As a pastor, I’m susceptible to all of this, but on top of it my job can trick me into thinking of the situation in even more drastic terms.  Not only do I need to justify myself (even though I know that theologically that’s a bunch of nonsense, I’m still wrapped up in this culture), but I also think that my work has eternal significance for others.  I want to see as many of my neighbors enter the Kingdom of Heaven as possible and be saved from an eternal damnation.  I’m also called to help shoulder the burdens of an entire community; a community of people who, among other things, are also desperately striving to justify their own existence by working themselves to the bone (to death?).  I like the idea that all vocations are equal (be it farmer, or computer programmer, or pastor), but I can’t shake the nagging suspicion that a religious vocation is somehow a “higher calling,” which requires greater sacrifice and “laying down one’s life.”

And then I read Matthew 11:28-30.  I read the invitation from Jesus to come to him if I’m weary and burdened.  And trust me, I am weary and burdened.  I want that rest.  I want to find rest for my soul, because the tiredness I feel does reach the very depths of me.  I’m not sleepy.  I’m not tired (well yes, I am those things).  I’m fatigued in ways that sleep and inactivity cannot address.  I’m soul weary.  I’m weary from sadness, stress, burden bearing/concern for others, conflict/resistance, as well as the general angst that permeates our societies – whether from the need to justify ourselves or the massive global political upheaval we’re all in the midst of right now.

And before you read too much into this, this post is not a cry for help.  I love my work.  I love being a pastor.  I’m not hopeless.

I just want to live out of the yoke of Jesus Christ instead of whatever this 21st century, Western chain is that’s been wrapped around our necks.  I want you to live out of that yoke, as well.  Because the yoke we’re so often feeling is not easy and this burden is not light.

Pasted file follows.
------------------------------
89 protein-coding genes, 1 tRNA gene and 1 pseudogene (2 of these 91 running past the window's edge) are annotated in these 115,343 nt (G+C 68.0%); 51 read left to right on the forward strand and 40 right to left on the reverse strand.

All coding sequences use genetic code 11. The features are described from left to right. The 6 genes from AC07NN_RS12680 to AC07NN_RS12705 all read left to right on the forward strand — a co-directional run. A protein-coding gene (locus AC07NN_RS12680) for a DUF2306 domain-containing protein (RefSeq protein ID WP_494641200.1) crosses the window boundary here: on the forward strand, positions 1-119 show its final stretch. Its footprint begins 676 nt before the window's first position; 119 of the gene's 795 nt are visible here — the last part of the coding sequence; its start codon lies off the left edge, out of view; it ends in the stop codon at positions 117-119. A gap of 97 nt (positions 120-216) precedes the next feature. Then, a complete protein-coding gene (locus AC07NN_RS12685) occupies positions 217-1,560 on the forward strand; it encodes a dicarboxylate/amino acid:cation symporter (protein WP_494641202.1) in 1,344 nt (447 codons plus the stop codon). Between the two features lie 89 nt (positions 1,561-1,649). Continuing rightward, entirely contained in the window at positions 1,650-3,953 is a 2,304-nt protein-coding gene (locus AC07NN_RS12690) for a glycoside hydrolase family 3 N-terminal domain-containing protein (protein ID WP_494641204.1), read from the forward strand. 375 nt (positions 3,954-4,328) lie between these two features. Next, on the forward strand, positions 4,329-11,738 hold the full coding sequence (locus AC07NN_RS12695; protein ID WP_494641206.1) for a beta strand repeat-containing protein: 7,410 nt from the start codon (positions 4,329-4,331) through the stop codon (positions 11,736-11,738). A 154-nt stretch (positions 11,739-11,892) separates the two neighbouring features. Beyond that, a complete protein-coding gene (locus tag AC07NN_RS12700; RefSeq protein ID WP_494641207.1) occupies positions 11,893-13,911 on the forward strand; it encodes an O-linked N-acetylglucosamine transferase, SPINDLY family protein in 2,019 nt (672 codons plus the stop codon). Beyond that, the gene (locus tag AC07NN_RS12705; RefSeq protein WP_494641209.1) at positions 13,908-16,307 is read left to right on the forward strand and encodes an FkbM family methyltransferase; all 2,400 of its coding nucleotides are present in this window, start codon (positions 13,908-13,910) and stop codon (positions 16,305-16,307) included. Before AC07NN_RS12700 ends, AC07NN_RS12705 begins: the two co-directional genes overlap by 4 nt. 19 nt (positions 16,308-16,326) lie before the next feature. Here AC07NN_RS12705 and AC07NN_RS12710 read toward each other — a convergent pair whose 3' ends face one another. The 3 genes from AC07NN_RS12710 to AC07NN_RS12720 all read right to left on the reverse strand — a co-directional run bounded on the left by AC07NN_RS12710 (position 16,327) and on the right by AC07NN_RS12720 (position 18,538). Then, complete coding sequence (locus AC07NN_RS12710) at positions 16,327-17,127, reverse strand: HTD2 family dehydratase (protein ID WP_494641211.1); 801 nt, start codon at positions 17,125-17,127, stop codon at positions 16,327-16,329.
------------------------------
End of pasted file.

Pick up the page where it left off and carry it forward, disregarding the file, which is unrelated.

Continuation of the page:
My caveats are as follows:

– Yes, I know that Jesus doesn’t mean we won’t have to work or get tired.  He was writing to a people who lived in abject poverty, primarily as subsistence farmers under an oppressive Roman overlord.  Compared to them, our physical output is marginal.  Working hard can be very good for us.

– Yes, I know that Jesus doesn’t mean we won’t have to make sacrifices in this life.  He modelled and called us to live a life of sacrifice.  Sometimes that sacrifice means dying, while at other times it means putting others before yourself.  Living out of faith means putting some values above your own life or death, and that’s good for us, too.

But what I also know is that Jesus meant something by these words, and they still apply today.  I think part of what Jesus meant is that coming to him should not be seen as taking on an unbearable burden before a holy God.  Matthew records his judgment on Chorazin and Bethsaida for their unbelief in the passage before this one.  Jesus’ judgment is not for their lack of work.  Not for their failures to be pious.  It’s for not believing.  Believing is not a heavy burden.  So, part of this is Jesus letting us know that our faith should not be seen as a heavy yoke requiring us to go through life dragging a massive plow behind us in an attempt to make ourselves useful.

But I also think Jesus is telling us that when we walk with him, the work that is needed, the work we do have to complete, will be so aided and empowered by him that what should be hard will become easy.  Remember, there’s an “easy button” and being in fellowship with Jesus is the process by which we push that button.  

I truly believe that if we are experiencing this overtiredness, we’ve put on the wrong yoke and are carrying the wrong burden.  Sometimes that means that we’re literally doing things that Jesus doesn’t want us to do.  Sometimes that means that we’re doing the right things but not out of the right source – not out of our relationship with Jesus.

This is already longer than I expected, so more to come.  Still, there’s fodder here for conversation, but also – I think – cause for rethinking how we live.

*This history inspired by Andrew Root’s The Pastor In a Secular Age.